It is however a limitation of the DEA methodology to evaluate efficiency relative to the observation in the sample. To ensure that the best practice banks in the region constitute a good benchmark, we re-run all the estimations including listed banks from a Southern-Mediterranean country, Portugal, to our dataset.1 Another potential issue may arise from the impact of different inflation rates in the MENA region. Although DEA works in terms of ratios and therefore potential distortions in terms of inflation rates on interest costs should not be impacting the results, we re-calculated all efficiency scores using inflation adjusted data.

Table 5 below reports the results of the meta-frontier estimations using inflation adjusted data in dollars (inflation adjustment carried out on the country currencies and then converted to US$), when the sample includes Portugal. The results show that Portuguese banks do not dominate the frontier (see also Figure 3), which indicate that the “best practice” MENA banks are already operating using the best available technology. A number of banks remains efficient in all model specifications: these institutions can be considered the “true best practice across the region. In summary, changing the unit of account (country currencies v US dollars), using inflation adjusted data and including a Southern Mediterranean country in the sample does not substantially change our results, with Moroccan banks still outperforming their peers.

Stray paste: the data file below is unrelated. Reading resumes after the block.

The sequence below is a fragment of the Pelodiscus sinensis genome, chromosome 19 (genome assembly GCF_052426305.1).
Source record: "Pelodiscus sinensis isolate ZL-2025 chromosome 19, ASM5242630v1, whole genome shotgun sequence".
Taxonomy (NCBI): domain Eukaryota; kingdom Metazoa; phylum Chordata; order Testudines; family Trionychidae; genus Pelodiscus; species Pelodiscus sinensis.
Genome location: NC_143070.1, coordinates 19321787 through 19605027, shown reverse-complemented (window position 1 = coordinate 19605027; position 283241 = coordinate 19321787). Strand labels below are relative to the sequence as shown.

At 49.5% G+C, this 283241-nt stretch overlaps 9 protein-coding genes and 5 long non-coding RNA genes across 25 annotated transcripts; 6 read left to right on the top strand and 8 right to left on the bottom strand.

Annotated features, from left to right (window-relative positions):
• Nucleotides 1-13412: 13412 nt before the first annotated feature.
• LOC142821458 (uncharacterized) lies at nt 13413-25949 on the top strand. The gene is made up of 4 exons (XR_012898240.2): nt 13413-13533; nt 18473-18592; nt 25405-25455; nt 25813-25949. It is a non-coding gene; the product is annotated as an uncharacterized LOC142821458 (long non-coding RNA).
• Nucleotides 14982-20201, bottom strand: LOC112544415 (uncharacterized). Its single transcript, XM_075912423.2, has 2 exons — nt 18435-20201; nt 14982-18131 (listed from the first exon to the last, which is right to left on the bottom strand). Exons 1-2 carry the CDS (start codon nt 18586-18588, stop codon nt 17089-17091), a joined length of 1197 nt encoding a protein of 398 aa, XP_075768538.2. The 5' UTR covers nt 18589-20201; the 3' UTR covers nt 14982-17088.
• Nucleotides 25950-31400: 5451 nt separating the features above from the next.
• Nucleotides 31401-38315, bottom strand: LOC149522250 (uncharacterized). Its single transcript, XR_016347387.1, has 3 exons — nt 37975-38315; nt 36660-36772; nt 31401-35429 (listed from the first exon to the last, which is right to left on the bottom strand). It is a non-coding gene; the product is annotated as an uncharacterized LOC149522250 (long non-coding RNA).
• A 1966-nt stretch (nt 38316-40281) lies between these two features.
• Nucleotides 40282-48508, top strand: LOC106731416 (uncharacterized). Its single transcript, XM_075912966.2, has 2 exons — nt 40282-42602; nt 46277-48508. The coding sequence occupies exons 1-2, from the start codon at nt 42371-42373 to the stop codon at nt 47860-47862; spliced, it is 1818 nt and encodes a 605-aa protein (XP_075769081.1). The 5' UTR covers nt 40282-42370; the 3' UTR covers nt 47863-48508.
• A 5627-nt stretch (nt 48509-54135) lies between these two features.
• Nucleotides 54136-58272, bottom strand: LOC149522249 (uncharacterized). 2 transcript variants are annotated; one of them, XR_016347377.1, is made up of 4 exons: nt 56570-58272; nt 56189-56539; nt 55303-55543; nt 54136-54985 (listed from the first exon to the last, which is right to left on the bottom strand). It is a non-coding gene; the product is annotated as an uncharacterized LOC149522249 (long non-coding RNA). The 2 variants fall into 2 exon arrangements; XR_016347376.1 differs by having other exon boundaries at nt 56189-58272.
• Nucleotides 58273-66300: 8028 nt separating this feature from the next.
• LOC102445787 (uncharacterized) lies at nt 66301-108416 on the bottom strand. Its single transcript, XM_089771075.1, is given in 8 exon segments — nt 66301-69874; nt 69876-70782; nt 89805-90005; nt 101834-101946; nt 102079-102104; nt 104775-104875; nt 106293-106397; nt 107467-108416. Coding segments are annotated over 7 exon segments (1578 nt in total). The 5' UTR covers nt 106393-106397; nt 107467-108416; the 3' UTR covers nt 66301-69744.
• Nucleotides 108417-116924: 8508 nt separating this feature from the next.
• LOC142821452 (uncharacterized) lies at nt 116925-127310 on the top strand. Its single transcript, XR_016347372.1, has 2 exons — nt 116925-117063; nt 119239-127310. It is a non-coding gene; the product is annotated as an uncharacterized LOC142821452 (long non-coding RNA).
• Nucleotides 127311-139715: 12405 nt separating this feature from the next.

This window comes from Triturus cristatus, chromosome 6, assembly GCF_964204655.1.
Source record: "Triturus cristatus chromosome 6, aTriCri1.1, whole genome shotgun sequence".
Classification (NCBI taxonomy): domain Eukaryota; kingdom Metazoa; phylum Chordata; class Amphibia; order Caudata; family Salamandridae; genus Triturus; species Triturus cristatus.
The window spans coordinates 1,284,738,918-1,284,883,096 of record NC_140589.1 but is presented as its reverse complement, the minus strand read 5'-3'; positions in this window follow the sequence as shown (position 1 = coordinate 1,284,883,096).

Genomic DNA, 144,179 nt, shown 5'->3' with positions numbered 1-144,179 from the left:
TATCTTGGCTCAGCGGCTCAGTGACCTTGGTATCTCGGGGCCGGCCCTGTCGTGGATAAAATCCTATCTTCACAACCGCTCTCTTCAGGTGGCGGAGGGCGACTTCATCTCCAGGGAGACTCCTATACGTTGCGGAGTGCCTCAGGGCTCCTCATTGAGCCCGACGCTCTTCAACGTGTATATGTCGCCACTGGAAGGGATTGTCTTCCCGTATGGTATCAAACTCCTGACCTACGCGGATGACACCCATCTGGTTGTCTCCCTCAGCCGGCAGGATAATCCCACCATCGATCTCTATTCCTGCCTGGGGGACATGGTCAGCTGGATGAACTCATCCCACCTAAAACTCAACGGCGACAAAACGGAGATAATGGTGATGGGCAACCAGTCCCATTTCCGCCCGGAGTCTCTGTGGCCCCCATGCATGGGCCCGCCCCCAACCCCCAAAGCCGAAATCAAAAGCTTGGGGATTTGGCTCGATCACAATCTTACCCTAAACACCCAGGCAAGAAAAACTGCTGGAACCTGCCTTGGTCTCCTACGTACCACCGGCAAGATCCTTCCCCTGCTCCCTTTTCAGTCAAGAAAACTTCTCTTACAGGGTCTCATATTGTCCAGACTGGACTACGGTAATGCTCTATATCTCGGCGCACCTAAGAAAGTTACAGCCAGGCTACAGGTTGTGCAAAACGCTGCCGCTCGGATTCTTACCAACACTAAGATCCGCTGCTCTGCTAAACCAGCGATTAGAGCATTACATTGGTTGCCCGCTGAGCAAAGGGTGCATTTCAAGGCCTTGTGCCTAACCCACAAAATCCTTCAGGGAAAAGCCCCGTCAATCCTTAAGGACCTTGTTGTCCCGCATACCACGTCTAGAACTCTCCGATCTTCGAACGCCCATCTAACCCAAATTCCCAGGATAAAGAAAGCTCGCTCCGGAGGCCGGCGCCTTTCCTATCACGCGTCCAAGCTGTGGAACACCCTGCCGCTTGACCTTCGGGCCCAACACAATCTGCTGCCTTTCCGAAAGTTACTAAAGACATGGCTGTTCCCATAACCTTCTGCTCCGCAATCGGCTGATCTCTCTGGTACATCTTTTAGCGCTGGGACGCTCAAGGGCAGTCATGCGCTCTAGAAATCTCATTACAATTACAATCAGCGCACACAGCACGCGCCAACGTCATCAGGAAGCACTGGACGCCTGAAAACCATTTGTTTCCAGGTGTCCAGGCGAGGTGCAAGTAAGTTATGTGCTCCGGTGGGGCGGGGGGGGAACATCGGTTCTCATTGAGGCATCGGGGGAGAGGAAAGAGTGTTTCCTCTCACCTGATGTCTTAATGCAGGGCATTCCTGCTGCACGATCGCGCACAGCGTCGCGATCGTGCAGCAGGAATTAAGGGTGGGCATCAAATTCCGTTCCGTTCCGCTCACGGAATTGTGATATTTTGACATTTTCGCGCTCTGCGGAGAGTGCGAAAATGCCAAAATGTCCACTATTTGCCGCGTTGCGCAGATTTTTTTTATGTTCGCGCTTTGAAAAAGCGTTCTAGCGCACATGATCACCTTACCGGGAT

Figure 3.
Figure 3.

Meta-technology Ratios with Portugal

Citation: IMF Working Papers 2011, 034; 10.5089/9781455217922.001.A001

Table 5.

Further DEA Estimates

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Notes: DEA-M = efficiencies estimated with respect to the meta-frontier; DEA-C = efficiencies estimated with respect to the country frontier; DEA-MTR = meta-technology ratio. St.dev. in brackets.

C. Second Stage Results

To test the impact of the institutional and financial sector variables on bank efficiency we use both a Tobit and an OLS regression model. We estimate several specifications to examine the impact of each variable on bank performance and efficiency, to preserve degrees of freedom and reduce the potential for multicollinearity. The regression results relating to the influence of different sets of institutional and control variables on bank efficiency are presented in Table 6.